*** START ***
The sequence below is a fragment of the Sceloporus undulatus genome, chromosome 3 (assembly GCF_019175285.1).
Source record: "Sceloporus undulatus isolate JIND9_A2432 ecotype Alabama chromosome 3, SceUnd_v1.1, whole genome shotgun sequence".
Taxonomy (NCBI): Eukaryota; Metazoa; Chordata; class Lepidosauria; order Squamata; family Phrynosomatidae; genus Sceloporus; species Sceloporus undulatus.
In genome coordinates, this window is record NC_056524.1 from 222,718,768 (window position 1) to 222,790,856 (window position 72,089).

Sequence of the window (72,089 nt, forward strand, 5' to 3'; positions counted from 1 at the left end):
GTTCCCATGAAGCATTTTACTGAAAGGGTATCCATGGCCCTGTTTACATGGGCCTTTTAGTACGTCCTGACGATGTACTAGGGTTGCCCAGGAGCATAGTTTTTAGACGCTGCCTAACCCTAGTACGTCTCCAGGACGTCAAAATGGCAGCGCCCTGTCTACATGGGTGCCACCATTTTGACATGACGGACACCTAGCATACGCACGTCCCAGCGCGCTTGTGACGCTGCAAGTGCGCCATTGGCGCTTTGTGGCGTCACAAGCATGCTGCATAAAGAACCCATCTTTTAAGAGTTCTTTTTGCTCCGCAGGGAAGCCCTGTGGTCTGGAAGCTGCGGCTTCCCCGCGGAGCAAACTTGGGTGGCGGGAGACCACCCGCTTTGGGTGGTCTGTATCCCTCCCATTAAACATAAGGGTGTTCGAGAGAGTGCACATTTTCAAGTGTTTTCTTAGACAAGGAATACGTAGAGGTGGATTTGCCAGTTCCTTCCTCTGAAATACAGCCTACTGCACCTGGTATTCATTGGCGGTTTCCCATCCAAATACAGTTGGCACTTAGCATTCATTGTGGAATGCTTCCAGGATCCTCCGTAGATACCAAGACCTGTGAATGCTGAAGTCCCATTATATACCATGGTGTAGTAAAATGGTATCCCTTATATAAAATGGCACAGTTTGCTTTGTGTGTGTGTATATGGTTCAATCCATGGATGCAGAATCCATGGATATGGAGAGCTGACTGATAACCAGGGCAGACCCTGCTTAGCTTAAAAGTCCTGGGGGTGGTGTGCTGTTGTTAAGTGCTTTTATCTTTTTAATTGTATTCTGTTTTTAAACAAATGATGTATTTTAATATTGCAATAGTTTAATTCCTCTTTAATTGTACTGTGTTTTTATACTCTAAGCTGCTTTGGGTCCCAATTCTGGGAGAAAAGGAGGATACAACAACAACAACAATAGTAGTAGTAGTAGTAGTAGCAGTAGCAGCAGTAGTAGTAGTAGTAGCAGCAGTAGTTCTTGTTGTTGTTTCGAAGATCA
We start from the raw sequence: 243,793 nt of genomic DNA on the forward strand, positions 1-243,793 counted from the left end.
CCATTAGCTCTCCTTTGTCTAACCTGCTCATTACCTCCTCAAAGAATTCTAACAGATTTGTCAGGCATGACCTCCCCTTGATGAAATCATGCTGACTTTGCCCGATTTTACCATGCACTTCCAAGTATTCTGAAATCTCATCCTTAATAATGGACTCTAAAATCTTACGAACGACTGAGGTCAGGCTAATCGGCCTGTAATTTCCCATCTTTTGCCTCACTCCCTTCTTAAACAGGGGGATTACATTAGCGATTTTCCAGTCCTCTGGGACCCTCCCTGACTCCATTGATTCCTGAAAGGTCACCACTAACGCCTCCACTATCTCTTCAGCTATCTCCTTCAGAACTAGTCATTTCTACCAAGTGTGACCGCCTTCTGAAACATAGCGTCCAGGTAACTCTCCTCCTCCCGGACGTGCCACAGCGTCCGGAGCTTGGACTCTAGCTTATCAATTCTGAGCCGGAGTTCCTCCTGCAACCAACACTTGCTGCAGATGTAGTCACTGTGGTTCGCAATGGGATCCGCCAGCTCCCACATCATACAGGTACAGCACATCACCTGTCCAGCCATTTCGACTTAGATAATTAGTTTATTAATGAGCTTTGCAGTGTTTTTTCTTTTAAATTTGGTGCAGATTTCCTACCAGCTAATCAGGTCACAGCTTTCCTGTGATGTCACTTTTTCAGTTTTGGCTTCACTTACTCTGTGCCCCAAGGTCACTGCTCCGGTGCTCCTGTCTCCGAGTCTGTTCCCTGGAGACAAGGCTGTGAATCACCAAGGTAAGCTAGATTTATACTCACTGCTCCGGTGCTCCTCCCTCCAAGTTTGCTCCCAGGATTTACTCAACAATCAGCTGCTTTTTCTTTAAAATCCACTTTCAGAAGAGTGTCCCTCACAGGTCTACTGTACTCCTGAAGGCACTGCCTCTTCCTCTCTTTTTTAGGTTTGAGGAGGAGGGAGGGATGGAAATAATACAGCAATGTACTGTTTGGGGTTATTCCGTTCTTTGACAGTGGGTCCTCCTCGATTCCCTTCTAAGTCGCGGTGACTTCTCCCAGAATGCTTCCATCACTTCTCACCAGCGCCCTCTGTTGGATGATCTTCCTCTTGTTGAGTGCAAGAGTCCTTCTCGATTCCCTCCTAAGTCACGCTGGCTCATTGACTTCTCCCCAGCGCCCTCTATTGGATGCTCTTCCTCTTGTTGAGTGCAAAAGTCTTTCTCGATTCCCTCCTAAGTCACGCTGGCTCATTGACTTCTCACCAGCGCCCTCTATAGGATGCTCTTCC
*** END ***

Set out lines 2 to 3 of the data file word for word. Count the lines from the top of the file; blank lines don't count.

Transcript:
Source record: "Sceloporus undulatus isolate JIND9_A2432 ecotype Alabama chromosome 3, SceUnd_v1.1, whole genome shotgun sequence".
Taxonomy (NCBI): Eukaryota; Metazoa; Chordata; class Lepidosauria; order Squamata; family Phrynosomatidae; genus Sceloporus; species Sceloporus undulatus.